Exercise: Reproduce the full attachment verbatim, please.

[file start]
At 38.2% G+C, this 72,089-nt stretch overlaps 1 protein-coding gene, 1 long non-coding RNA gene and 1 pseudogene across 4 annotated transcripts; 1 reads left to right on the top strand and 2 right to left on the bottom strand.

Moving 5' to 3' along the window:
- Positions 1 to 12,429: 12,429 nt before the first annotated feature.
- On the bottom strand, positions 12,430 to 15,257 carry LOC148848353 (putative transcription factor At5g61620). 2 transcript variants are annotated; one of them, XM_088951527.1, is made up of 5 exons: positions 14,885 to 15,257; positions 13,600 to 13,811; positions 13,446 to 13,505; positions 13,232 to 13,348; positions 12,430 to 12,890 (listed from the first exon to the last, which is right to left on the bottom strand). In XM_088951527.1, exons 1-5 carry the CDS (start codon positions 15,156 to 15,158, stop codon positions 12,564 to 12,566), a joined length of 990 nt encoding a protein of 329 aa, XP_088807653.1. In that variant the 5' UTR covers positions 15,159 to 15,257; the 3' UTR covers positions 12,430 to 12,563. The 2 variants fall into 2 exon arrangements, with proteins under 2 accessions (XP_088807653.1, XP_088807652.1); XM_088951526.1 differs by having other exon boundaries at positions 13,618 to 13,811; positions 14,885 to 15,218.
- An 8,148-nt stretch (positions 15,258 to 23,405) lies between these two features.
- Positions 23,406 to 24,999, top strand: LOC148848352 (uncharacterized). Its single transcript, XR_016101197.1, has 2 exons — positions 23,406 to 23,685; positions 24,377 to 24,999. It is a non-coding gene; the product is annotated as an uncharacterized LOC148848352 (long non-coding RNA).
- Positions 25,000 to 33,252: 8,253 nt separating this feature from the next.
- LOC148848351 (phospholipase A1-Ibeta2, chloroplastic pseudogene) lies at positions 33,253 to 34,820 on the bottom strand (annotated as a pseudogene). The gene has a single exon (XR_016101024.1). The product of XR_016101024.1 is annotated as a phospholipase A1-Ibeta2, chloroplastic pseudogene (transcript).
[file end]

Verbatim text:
At 38.2% G+C, this 72,089-nt stretch overlaps 1 protein-coding gene, 1 long non-coding RNA gene and 1 pseudogene across 4 annotated transcripts; 1 reads left to right on the top strand and 2 right to left on the bottom strand.

Moving 5' to 3' along the window:
- Positions 1 to 12,429: 12,429 nt before the first annotated feature.
- On the bottom strand, positions 12,430 to 15,257 carry LOC148848353 (putative transcription factor At5g61620). 2 transcript variants are annotated; one of them, XM_088951527.1, is made up of 5 exons: positions 14,885 to 15,257; positions 13,600 to 13,811; positions 13,446 to 13,505; positions 13,232 to 13,348; positions 12,430 to 12,890 (listed from the first exon to the last, which is right to left on the bottom strand). In XM_088951527.1, exons 1-5 carry the CDS (start codon positions 15,156 to 15,158, stop codon positions 12,564 to 12,566), a joined length of 990 nt encoding a protein of 329 aa, XP_088807653.1. In that variant the 5' UTR covers positions 15,159 to 15,257; the 3' UTR covers positions 12,430 to 12,563. The 2 variants fall into 2 exon arrangements, with proteins under 2 accessions (XP_088807653.1, XP_088807652.1); XM_088951526.1 differs by having other exon boundaries at positions 13,618 to 13,811; positions 14,885 to 15,218.
- An 8,148-nt stretch (positions 15,258 to 23,405) lies between these two features.
- Positions 23,406 to 24,999, top strand: LOC148848352 (uncharacterized). Its single transcript, XR_016101197.1, has 2 exons — positions 23,406 to 23,685; positions 24,377 to 24,999. It is a non-coding gene; the product is annotated as an uncharacterized LOC148848352 (long non-coding RNA).
- Positions 25,000 to 33,252: 8,253 nt separating this feature from the next.
- LOC148848351 (phospholipase A1-Ibeta2, chloroplastic pseudogene) lies at positions 33,253 to 34,820 on the bottom strand (annotated as a pseudogene). The gene has a single exon (XR_016101024.1). The product of XR_016101024.1 is annotated as a phospholipase A1-Ibeta2, chloroplastic pseudogene (transcript).